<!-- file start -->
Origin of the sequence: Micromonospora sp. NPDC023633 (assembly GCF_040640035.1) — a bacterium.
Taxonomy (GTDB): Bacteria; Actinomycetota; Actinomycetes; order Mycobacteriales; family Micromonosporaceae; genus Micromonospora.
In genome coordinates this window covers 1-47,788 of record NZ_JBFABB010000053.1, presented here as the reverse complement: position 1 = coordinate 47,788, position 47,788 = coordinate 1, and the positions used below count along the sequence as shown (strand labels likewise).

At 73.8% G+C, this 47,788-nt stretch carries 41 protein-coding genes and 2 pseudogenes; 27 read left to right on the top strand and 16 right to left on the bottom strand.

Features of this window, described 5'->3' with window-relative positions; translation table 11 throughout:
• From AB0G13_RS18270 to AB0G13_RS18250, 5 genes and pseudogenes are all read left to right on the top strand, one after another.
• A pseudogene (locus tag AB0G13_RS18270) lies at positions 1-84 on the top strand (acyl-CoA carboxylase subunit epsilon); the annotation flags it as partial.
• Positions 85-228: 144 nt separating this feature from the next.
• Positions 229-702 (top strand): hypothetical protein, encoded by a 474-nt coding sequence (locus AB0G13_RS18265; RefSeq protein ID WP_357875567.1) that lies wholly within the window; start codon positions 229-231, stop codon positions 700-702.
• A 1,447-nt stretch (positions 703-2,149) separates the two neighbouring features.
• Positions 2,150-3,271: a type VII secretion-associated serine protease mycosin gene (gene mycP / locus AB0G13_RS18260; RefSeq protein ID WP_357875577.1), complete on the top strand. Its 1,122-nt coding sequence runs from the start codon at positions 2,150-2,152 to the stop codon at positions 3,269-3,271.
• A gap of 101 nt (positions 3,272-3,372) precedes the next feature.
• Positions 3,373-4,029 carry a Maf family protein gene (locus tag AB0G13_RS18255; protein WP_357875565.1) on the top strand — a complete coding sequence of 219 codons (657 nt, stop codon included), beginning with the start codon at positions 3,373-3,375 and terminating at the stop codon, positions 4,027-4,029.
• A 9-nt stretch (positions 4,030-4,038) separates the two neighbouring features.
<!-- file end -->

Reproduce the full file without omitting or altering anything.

Origin of the sequence: Micromonospora sp. NPDC023633 (assembly GCF_040640035.1) — a bacterium.
Taxonomy (GTDB): Bacteria; Actinomycetota; Actinomycetes; order Mycobacteriales; family Micromonosporaceae; genus Micromonospora.
In genome coordinates this window covers 1-47,788 of record NZ_JBFABB010000053.1, presented here as the reverse complement: position 1 = coordinate 47,788, position 47,788 = coordinate 1, and the positions used below count along the sequence as shown (strand labels likewise).

At 73.8% G+C, this 47,788-nt stretch carries 41 protein-coding genes and 2 pseudogenes; 27 read left to right on the top strand and 16 right to left on the bottom strand.

Features of this window, described 5'->3' with window-relative positions; translation table 11 throughout:
• From AB0G13_RS18270 to AB0G13_RS18250, 5 genes and pseudogenes are all read left to right on the top strand, one after another.
• A pseudogene (locus tag AB0G13_RS18270) lies at positions 1-84 on the top strand (acyl-CoA carboxylase subunit epsilon); the annotation flags it as partial.
• Positions 85-228: 144 nt separating this feature from the next.
• Positions 229-702 (top strand): hypothetical protein, encoded by a 474-nt coding sequence (locus AB0G13_RS18265; RefSeq protein ID WP_357875567.1) that lies wholly within the window; start codon positions 229-231, stop codon positions 700-702.
• A 1,447-nt stretch (positions 703-2,149) separates the two neighbouring features.
• Positions 2,150-3,271: a type VII secretion-associated serine protease mycosin gene (gene mycP / locus AB0G13_RS18260; RefSeq protein ID WP_357875577.1), complete on the top strand. Its 1,122-nt coding sequence runs from the start codon at positions 2,150-2,152 to the stop codon at positions 3,269-3,271.
• A gap of 101 nt (positions 3,272-3,372) precedes the next feature.
• Positions 3,373-4,029 carry a Maf family protein gene (locus tag AB0G13_RS18255; protein WP_357875565.1) on the top strand — a complete coding sequence of 219 codons (657 nt, stop codon included), beginning with the start codon at positions 3,373-3,375 and terminating at the stop codon, positions 4,027-4,029.
• A 9-nt stretch (positions 4,030-4,038) separates the two neighbouring features.